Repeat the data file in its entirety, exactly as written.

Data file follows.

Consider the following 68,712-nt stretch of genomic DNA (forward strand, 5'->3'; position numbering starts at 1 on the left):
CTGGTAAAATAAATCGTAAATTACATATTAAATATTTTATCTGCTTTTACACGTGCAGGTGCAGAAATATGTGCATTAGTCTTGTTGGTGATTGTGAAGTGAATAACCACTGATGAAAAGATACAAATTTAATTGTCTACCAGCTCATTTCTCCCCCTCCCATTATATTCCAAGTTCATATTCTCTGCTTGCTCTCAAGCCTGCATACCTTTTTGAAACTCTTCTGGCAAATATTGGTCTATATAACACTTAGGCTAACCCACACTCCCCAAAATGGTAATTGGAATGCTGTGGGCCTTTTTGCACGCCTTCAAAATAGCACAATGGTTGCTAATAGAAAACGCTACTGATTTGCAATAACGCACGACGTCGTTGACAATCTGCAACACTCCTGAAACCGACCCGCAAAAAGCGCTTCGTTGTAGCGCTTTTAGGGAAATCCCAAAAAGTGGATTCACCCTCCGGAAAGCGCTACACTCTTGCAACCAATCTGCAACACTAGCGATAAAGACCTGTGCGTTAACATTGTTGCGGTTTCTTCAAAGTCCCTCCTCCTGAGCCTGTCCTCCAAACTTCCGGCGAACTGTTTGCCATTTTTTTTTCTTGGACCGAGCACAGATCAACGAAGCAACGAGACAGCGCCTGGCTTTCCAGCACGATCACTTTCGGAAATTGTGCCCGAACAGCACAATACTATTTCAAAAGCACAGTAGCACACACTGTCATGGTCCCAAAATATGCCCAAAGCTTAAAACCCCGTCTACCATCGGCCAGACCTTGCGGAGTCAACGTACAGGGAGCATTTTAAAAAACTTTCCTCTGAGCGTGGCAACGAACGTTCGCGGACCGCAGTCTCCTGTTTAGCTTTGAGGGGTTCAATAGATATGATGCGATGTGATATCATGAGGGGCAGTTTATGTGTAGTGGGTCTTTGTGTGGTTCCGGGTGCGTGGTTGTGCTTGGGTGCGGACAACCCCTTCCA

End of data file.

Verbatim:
Consider the following 68,712-nt stretch of genomic DNA (forward strand, 5'->3'; position numbering starts at 1 on the left):
CTGGTAAAATAAATCGTAAATTACATATTAAATATTTTATCTGCTTTTACACGTGCAGGTGCAGAAATATGTGCATTAGTCTTGTTGGTGATTGTGAAGTGAATAACCACTGATGAAAAGATACAAATTTAATTGTCTACCAGCTCATTTCTCCCCCTCCCATTATATTCCAAGTTCATATTCTCTGCTTGCTCTCAAGCCTGCATACCTTTTTGAAACTCTTCTGGCAAATATTGGTCTATATAACACTTAGGCTAACCCACACTCCCCAAAATGGTAATTGGAATGCTGTGGGCCTTTTTGCACGCCTTCAAAATAGCACAATGGTTGCTAATAGAAAACGCTACTGATTTGCAATAACGCACGACGTCGTTGACAATCTGCAACACTCCTGAAACCGACCCGCAAAAAGCGCTTCGTTGTAGCGCTTTTAGGGAAATCCCAAAAAGTGGATTCACCCTCCGGAAAGCGCTACACTCTTGCAACCAATCTGCAACACTAGCGATAAAGACCTGTGCGTTAACATTGTTGCGGTTTCTTCAAAGTCCCTCCTCCTGAGCCTGTCCTCCAAACTTCCGGCGAACTGTTTGCCATTTTTTTTTCTTGGACCGAGCACAGATCAACGAAGCAACGAGACAGCGCCTGGCTTTCCAGCACGATCACTTTCGGAAATTGTGCCCGAACAGCACAATACTATTTCAAAAGCACAGTAGCACACACTGTCATGGTCCCAAAATATGCCCAAAGCTTAAAACCCCGTCTACCATCGGCCAGACCTTGCGGAGTCAACGTACAGGGAGCATTTTAAAAAACTTTCCTCTGAGCGTGGCAACGAACGTTCGCGGACCGCAGTCTCCTGTTTAGCTTTGAGGGGTTCAATAGATATGATGCGATGTGATATCATGAGGGGCAGTTTATGTGTAGTGGGTCTTTGTGTGGTTCCGGGTGCGTGGTTGTGCTTGGGTGCGGACAACCCCTTCCA